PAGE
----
King v. Great American Chicken Corp. (9th Cir. 18-55911 9/6/18) Wage & Hour/CAFA

 

Great American Chicken Corp, Inc. (“GAC”), which does business in California as Kentucky Fried Chicken, appeals the district court’s remand of plaintiff Celena King’s putative [wage and hour] class action to Los Angeles Superior Court. The action was originally filed in that court and removed to federal court by GAC under the Class Action Fairness Act (“CAFA”). It is undisputed that removal under CAFA was proper here, but King sought remand to state court based on the local controversy or home-state controversy exception to CAFA jurisdiction. The question presented in this appeal is whether the district court correctly found that King met her burden of proving a factual requirement for remand under these exceptions, specifically that greater than two-thirds of the putative class members were California citizens at the time the case was removed to federal court.

 

After GAC removed the case to federal court, King sought discovery from GAC relevant to that factual question. GAC resisted King’s discovery requests. In lieu of providing responses to the requests, GAC proposed a stipulation that at least two-thirds (sometimes expressed as at least 67 percent) of the putative class members under the definition proposed by King—current and former GAC employees—had last-known addresses in California. King declined GAC’s proposal, but the district court held that the stipulation resolved the discovery dispute and ordered that it be accepted. Subsequently, based on the stipulation and 2 other inferences, the district court granted King’s motion to remand, finding King had made the necessary factual showing.

 

King had the burden to prove that “greater than two-thirds” of the putative class members were “citizens” of California. See 28 U.S.C. § 1332(d)(4). The stipulation left very little cushion, if any, to account for former employees who were not domiciled in California at the time this case was removed to federal court, because, for example, they had moved to another state. Similarly, there was little margin to cover employees who may have had last-known addresses in California but who did not qualify as citizens of California because they were not citizens of the United States. There was no evidentiary basis for the district court to find that subtracting those groups would not reduce the fraction of class members that were California citizens at the time of removal to a level less than the required “greater than two-thirds.” Because there was no other evidence before the district court on that subject, the finding that more than two-thirds of the putative class members were citizens of California at the time of removal was clearly erroneous. The order of remand to state court must be vacated, and this case must be remanded to federal district court for further proceedings. In district court, however, King should be permitted to conduct jurisdictional discovery in this matter and to renew her motion to remand.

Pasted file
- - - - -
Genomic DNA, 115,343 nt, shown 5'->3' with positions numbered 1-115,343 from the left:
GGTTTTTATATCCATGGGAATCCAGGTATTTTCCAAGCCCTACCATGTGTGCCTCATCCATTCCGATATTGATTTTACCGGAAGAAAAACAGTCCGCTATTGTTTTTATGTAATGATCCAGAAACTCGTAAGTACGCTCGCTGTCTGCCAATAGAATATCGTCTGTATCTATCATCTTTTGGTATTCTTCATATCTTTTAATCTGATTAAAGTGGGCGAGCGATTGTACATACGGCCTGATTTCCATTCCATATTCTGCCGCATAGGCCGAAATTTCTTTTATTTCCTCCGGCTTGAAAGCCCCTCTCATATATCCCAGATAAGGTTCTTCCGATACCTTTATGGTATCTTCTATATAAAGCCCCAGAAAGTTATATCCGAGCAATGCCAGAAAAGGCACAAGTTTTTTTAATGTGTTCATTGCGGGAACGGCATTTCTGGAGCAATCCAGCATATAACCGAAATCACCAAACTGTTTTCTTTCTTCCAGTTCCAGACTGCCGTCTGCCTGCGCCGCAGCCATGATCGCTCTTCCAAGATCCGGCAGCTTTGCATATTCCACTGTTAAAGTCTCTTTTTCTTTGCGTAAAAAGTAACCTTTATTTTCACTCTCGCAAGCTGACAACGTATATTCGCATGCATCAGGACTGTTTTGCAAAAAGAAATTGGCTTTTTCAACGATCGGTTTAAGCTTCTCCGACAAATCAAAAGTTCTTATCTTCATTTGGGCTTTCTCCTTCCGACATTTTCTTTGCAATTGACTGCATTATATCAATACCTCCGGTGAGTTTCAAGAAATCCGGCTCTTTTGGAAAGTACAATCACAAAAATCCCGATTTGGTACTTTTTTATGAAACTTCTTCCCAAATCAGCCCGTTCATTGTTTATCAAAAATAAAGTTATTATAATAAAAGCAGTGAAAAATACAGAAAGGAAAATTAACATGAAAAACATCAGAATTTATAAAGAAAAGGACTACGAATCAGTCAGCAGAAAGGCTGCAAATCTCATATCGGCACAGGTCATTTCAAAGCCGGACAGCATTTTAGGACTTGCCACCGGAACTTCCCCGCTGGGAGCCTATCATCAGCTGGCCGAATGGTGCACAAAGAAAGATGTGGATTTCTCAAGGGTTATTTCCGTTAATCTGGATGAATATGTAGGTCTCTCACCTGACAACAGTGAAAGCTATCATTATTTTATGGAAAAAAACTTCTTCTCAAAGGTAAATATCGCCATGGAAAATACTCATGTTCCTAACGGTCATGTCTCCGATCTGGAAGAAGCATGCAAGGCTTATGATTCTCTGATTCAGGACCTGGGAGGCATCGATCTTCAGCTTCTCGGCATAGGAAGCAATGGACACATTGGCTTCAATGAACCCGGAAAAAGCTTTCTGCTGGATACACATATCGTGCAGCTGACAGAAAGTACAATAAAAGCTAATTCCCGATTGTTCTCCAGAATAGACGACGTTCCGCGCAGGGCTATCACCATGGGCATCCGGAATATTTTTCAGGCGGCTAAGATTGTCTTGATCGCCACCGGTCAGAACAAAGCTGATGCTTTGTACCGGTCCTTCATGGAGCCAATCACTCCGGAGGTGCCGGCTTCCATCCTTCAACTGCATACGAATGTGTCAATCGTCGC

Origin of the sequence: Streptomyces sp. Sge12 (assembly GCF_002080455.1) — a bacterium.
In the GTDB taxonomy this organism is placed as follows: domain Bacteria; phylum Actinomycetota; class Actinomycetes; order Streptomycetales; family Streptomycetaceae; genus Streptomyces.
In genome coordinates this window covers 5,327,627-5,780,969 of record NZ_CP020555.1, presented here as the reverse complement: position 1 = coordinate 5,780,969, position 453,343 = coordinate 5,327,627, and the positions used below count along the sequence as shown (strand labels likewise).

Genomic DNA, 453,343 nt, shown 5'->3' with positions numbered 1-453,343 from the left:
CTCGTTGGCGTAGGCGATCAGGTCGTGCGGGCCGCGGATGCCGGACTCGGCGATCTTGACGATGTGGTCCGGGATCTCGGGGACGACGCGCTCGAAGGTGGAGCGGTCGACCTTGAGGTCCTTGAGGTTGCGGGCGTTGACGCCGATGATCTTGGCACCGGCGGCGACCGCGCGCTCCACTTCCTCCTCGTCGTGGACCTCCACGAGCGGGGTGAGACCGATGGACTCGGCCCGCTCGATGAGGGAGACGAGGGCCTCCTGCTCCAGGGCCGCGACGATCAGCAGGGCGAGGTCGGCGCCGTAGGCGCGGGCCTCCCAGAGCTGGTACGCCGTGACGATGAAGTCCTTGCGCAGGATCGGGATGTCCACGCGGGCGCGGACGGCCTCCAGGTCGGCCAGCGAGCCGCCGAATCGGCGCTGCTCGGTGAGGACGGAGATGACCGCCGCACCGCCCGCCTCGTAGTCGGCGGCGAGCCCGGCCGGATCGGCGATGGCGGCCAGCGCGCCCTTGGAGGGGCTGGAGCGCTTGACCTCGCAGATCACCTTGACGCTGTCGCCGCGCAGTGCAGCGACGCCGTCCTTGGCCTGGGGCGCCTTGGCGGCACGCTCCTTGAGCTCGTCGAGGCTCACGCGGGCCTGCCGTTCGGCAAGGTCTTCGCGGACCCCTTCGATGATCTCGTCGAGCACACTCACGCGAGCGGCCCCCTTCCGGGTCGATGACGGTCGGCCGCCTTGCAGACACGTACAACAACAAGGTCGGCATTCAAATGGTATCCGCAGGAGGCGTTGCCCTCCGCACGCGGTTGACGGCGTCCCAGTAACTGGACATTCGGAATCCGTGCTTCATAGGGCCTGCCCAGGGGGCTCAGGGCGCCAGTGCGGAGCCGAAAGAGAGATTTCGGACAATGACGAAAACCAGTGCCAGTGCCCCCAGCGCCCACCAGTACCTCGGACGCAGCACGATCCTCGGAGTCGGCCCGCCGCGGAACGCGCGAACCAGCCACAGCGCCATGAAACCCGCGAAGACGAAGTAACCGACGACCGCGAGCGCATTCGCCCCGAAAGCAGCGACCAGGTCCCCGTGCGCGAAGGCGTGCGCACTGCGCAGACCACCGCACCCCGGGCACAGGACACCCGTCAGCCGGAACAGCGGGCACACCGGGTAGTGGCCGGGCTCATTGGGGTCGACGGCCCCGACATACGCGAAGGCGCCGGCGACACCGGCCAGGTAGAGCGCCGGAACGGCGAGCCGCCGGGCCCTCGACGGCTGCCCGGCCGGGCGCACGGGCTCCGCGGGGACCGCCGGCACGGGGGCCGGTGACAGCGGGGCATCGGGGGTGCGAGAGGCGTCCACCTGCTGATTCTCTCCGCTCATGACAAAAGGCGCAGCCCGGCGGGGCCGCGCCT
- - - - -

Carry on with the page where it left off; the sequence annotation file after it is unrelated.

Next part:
http://cdn.ca9.uscourts.gov/datastore/opinions/2018/09/06/18-55911.pdf

 

Busker v. WABTEC (9th Cir. 17-55165 cert. ques. 9/6/18) Public Works/Onboard Work

 

In a case involving the Southern California Regional Rail Authority (“Metrolink”) and a federally-mandated comprehensive communications network known as Positive Train Control (“PTC”), the panel certified the following question of state law to the Supreme Court of California:

 

Whether work installing electrical equipment on locomotives and rail cars (i.e., the “onboard work” for Metrolink’s PTC project) falls within the definition of “public works” under California Labor Code § 1720(a)(1) either (a) as constituting “construction” or “installation” under the statute or (b) as being integral to other work performed for the PTC project on the wayside (i.e., the “field installation work”).

 

http://cdn.ca9.uscourts.gov/datastore/opinions/2018/09/06/17-55165.pdf

Dent v. NFL (9th Cir. 15-15143 9/6/18) § 301 LMRA Preemption

 

The panel reversed the district court’s dismissal on preemption grounds of an action alleging a variety of state law claims brought against the National Football League (“NFL”) by former professional football players, and remanded for further proceedings.

 

The putative class of retired NFL players alleged that the NFL distributed controlled substances and prescription drugs to its players in violation of both state and federal laws, and that the manner in which these drugs were administered left the players with permanent injuries and chronic medical conditions. The panel held that the district court erred in holding that the players’ claims were preempted by § 301 of the Labor Management Relations Act.